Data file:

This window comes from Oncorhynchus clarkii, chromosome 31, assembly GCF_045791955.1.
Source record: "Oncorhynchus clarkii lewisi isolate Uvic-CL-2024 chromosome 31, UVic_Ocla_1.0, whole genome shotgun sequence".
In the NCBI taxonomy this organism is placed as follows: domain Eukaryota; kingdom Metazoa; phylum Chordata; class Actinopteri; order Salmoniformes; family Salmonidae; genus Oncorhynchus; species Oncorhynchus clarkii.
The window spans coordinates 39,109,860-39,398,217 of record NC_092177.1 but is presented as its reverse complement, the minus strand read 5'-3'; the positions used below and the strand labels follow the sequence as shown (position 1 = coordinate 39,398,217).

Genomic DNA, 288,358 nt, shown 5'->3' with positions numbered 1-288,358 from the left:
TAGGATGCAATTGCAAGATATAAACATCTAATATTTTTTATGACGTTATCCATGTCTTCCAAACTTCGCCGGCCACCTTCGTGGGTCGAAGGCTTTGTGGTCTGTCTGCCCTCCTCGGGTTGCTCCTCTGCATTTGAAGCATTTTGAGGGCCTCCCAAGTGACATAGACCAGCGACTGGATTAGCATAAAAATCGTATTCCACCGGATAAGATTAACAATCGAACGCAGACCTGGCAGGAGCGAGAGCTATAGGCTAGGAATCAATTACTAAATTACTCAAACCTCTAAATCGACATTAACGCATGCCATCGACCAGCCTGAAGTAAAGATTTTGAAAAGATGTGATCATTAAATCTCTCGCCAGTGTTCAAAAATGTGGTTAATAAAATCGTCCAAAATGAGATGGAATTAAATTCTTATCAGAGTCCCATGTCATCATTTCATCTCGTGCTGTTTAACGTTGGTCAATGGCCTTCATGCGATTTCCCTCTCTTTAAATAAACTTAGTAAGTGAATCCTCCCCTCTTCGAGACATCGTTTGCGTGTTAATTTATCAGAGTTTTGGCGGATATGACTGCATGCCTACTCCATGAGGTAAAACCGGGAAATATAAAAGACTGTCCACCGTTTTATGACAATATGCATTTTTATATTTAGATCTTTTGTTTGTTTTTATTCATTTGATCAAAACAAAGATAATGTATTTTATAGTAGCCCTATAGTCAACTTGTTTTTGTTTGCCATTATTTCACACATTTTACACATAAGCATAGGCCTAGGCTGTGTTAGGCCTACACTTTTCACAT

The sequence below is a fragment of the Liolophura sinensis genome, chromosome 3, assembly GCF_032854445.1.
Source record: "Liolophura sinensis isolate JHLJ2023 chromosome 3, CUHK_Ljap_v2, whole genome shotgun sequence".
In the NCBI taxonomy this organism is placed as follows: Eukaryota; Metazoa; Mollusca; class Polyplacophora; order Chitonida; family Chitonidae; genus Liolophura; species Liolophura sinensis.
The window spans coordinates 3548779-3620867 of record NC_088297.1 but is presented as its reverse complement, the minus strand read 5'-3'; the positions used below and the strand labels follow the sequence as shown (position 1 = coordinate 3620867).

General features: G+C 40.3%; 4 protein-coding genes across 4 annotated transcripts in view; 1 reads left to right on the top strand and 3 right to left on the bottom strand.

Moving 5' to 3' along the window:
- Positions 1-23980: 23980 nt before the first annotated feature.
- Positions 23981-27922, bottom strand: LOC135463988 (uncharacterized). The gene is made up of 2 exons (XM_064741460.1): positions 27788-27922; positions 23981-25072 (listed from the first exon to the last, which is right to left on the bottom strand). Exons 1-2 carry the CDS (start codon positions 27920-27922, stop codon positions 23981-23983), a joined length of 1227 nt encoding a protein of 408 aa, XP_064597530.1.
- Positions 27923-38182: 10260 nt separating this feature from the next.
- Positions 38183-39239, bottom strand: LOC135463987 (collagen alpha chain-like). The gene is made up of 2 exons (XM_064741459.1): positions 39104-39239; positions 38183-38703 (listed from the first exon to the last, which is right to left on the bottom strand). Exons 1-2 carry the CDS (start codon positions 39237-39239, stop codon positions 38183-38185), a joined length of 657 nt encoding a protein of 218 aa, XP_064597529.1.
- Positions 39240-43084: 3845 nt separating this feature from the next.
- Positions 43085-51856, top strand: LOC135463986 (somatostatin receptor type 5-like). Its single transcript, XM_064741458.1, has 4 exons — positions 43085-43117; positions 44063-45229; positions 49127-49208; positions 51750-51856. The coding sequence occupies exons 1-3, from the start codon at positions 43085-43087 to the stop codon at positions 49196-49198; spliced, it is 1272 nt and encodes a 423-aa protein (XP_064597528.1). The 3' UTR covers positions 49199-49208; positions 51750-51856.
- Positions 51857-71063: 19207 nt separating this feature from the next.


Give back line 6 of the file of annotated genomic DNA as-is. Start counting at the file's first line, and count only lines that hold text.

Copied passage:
TAGGATGCAATTGCAAGATATAAACATCTAATATTTTTTATGACGTTATCCATGTCTTCCAAACTTCGCCGGCCACCTTCGTGGGTCGAAGGCTTTGTGGTCTGTCTGCCCTCCTCGGGTTGCTCCTCTGCATTTGAAGCATTTTGAGGGCCTCCCAAGTGACATAGACCAGCGACTGGATTAGCATAAAAATCGTATTCCACCGGATAAGATTAACAATCGAACGCAGACCTGGCAGGAGCGAGAGCTATAGGCTAGGAATCAATTACTAAATTACTCAAACCTCTAAATCGACATTAACGCATGCCATCGACCAGCCTGAAGTAAAGATTTTGAAAAGATGTGATCATTAAATCTCTCGCCAGTGTTCAAAAATGTGGTTAATAAAATCGTCCAAAATGAGATGGAATTAAATTCTTATCAGAGTCCCATGTCATCATTTCATCTCGTGCTGTTTAACGTTGGTCAATGGCCTTCATGCGATTTCCCTCTCTTTAAATAAACTTAGTAAGTGAATCCTCCCCTCTTCGAGACATCGTTTGCGTGTTAATTTATCAGAGTTTTGGCGGATATGACTGCATGCCTACTCCATGAGGTAAAACCGGGAAATATAAAAGACTGTCCACCGTTTTATGACAATATGCATTTTTATATTTAGATCTTTTGTTTGTTTTTATTCATTTGATCAAAACAAAGATAATGTATTTTATAGTAGCCCTATAGTCAACTTGTTTTTGTTTGCCATTATTTCACACATTTTACACATAAGCATAGGCCTAGGCTGTGTTAGGCCTACACTTTTCACAT